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B. Cutting
time limit per test
2 seconds
memory limit per test
256 megabytes
input
standard input
output
standard output

There are a lot of things which could be cut — trees, paper, "the rope". In this problem you are going to cut a sequence of integers.

There is a sequence of integers, which contains the equal number of even and odd numbers. Given a limited budget, you need to make maximum possible number of cuts such that each resulting segment will have the same number of odd and even integers.

Cuts separate a sequence to continuous (contiguous) segments. You may think about each cut as a break between two adjacent elements in a sequence. So after cutting each element belongs to exactly one segment. Say, $[4, 1, 2, 3, 4, 5, 4, 4, 5, 5]$ $\to$ two cuts $\to$ $[4, 1 | 2, 3, 4, 5 | 4, 4, 5, 5]$. On each segment the number of even elements should be equal to the number of odd elements.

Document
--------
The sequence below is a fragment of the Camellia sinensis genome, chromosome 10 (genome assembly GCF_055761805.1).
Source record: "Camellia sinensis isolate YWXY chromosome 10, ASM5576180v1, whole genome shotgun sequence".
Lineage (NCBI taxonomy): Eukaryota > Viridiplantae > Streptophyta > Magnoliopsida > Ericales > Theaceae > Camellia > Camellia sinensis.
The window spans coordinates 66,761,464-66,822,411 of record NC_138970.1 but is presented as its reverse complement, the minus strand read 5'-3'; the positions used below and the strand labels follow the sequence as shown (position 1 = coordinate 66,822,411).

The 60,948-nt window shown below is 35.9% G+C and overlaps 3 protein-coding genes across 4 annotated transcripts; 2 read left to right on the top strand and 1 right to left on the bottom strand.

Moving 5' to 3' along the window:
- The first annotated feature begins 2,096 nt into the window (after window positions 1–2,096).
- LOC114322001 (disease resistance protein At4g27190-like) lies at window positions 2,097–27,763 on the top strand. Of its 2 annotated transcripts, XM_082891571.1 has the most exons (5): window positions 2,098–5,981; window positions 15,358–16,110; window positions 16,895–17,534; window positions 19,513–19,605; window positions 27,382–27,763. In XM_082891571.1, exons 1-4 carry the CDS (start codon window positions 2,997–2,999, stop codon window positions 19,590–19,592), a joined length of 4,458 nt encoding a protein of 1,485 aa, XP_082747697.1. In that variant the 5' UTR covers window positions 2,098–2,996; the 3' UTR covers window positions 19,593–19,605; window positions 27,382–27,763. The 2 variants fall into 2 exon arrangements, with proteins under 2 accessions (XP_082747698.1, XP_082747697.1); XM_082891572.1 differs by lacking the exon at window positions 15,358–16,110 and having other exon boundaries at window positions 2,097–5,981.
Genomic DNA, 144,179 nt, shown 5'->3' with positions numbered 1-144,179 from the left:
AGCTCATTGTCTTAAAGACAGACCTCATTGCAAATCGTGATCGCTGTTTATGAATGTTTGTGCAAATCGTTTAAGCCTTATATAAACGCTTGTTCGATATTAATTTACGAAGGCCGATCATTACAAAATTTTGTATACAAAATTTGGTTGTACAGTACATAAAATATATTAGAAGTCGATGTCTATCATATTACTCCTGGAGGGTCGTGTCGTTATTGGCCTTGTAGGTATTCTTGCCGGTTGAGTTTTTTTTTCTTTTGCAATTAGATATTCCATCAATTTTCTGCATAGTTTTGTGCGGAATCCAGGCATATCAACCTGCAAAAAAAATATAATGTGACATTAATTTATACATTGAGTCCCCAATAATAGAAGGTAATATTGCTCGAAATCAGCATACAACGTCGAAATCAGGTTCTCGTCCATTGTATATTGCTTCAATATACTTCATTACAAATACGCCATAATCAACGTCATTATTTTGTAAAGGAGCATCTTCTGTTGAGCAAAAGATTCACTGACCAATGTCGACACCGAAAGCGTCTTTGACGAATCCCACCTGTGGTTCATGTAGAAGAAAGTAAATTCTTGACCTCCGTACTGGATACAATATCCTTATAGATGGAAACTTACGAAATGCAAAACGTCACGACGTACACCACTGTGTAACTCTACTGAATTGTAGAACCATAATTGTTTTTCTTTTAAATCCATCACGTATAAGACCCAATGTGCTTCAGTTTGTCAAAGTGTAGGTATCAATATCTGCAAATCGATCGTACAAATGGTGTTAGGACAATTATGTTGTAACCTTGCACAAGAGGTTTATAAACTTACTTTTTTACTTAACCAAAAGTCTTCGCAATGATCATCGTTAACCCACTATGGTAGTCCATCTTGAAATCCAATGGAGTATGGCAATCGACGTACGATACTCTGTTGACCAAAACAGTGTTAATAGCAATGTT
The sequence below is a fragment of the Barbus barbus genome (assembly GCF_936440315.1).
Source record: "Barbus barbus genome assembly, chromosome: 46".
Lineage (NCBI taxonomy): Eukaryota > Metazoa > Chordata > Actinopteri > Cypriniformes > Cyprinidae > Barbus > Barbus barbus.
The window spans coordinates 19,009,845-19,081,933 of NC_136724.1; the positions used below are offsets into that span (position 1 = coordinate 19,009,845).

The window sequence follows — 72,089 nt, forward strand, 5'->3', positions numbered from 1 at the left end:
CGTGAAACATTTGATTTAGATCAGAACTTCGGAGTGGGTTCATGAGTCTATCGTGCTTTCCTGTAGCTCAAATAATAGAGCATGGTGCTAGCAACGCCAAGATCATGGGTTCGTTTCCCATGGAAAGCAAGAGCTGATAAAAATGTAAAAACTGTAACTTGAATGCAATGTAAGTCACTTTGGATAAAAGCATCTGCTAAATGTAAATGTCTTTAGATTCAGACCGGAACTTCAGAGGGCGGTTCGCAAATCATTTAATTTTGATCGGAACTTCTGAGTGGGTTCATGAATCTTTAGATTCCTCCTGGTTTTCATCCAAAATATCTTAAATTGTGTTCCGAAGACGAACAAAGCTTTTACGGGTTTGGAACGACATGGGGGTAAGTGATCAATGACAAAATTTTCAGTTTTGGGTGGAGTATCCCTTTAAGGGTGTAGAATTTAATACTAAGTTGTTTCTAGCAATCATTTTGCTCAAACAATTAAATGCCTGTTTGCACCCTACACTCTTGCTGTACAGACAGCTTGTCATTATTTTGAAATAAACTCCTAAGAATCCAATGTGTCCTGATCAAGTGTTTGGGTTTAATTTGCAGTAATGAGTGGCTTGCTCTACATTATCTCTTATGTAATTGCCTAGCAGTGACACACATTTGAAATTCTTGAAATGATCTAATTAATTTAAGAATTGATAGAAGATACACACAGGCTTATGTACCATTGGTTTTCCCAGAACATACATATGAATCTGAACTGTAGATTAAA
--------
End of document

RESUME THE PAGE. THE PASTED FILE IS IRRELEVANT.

The cost of the cut between $x$ and $y$ numbers is $|x - y|$ bitcoins. Find the maximum possible number of cuts that can be made while spending no more than $B$ bitcoins.

Input

First line of the input contains an integer $n$ ($2 \le n \le 100$) and an integer $B$ ($1 \le B \le 100$) — the number of elements in the sequence and the number of bitcoins you have.

Second line contains $n$ integers: $a_1$, $a_2$, ..., $a_n$ ($1 \le a_i \le 100$) — elements of the sequence, which contains the equal number of even and odd numbers

Output

Print the maximum possible number of cuts which can be made while spending no more than $B$ bitcoins.

Examples
Input
6 41 2 5 10 15 20
Output
1
Input
4 101 3 2 4
Output
0
Input
6 1001 2 3 4 5 6
Output
2
Note

In the first sample the optimal answer is to split sequence between $2$ and $5$. Price of this cut is equal to $3$ bitcoins.

In the second sample it is not possible to make even one cut even with unlimited number of bitcoins.

In the third sample the sequence should be cut between $2$ and $3$, and between $4$ and $5$. The total price of the cuts is $1 + 1 = 2$ bitcoins.